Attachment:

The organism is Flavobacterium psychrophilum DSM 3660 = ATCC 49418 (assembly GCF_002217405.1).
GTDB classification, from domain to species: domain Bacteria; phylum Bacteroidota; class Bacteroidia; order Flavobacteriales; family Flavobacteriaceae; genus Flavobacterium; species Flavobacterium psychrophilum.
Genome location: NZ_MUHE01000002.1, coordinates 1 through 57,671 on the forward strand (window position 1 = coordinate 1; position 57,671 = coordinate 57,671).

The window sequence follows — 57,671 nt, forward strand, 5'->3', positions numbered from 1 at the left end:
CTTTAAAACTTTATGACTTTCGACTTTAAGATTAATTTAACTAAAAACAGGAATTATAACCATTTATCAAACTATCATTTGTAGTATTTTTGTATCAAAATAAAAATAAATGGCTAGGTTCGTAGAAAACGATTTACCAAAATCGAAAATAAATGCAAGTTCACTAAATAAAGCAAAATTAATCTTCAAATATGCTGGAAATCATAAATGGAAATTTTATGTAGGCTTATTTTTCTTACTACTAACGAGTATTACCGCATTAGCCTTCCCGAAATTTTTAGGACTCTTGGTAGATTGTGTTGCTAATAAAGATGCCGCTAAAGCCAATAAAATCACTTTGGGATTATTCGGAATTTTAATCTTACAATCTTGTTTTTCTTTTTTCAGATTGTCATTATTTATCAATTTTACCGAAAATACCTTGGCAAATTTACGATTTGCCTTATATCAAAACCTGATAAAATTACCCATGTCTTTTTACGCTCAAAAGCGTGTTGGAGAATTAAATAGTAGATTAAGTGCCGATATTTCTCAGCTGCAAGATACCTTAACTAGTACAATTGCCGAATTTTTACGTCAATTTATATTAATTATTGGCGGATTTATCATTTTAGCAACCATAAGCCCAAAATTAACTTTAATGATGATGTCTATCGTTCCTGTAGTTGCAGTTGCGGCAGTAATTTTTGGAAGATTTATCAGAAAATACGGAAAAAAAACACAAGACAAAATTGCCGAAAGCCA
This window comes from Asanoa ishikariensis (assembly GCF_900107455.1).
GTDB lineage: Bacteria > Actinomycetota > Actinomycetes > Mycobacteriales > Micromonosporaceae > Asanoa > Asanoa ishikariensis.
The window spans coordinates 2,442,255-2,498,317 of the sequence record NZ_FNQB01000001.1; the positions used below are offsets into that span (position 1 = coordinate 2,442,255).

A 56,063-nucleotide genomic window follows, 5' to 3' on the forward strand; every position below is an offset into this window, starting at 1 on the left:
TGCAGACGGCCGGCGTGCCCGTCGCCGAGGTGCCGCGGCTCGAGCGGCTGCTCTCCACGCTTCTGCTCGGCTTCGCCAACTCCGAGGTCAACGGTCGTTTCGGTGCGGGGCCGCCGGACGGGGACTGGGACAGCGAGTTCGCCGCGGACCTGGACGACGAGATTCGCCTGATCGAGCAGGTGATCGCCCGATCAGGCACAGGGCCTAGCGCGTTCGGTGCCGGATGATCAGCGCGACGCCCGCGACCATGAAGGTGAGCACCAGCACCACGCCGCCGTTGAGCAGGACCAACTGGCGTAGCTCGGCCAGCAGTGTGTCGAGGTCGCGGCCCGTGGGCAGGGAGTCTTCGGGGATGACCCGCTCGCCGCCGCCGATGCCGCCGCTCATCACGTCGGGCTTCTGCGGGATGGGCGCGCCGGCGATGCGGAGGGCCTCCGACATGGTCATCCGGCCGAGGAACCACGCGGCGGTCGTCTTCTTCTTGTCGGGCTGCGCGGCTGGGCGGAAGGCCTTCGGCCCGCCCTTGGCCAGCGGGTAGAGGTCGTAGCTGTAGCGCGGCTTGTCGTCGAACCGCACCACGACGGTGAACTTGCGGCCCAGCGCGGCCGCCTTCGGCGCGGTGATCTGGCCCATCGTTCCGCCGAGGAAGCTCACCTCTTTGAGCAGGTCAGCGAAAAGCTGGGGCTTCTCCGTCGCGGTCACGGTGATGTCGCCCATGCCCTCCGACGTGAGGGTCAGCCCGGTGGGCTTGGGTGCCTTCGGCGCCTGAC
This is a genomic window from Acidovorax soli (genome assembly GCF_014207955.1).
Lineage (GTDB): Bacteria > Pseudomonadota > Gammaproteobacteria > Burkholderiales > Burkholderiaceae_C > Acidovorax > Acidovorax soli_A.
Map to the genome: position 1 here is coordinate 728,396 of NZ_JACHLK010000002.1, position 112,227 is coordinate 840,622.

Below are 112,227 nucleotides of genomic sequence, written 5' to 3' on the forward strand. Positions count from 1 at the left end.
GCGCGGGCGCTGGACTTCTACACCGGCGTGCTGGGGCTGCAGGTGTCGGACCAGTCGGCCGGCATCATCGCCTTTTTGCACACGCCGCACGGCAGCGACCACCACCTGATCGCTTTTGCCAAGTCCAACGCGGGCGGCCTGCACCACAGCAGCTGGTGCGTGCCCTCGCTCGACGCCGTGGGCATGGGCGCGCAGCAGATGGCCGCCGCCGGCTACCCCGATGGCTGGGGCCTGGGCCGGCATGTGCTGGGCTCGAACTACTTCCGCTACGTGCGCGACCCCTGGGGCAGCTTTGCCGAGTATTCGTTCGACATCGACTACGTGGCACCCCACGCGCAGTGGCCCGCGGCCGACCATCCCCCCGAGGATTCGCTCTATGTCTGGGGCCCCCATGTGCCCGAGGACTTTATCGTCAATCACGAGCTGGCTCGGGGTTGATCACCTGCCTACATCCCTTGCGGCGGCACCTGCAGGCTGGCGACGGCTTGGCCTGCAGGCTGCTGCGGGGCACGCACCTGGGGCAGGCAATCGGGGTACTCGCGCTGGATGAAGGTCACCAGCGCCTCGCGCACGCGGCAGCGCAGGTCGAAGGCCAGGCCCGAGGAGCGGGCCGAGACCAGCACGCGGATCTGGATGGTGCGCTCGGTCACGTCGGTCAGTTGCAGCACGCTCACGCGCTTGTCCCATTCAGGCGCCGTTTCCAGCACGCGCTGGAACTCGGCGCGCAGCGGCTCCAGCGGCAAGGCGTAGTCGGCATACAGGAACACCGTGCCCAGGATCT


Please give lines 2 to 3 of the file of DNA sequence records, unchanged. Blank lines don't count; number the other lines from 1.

GTDB classification, from domain to species: domain Bacteria; phylum Bacteroidota; class Bacteroidia; order Flavobacteriales; family Flavobacteriaceae; genus Flavobacterium; species Flavobacterium psychrophilum.
Genome location: NZ_MUHE01000002.1, coordinates 1 through 57,671 on the forward strand (window position 1 = coordinate 1; position 57,671 = coordinate 57,671).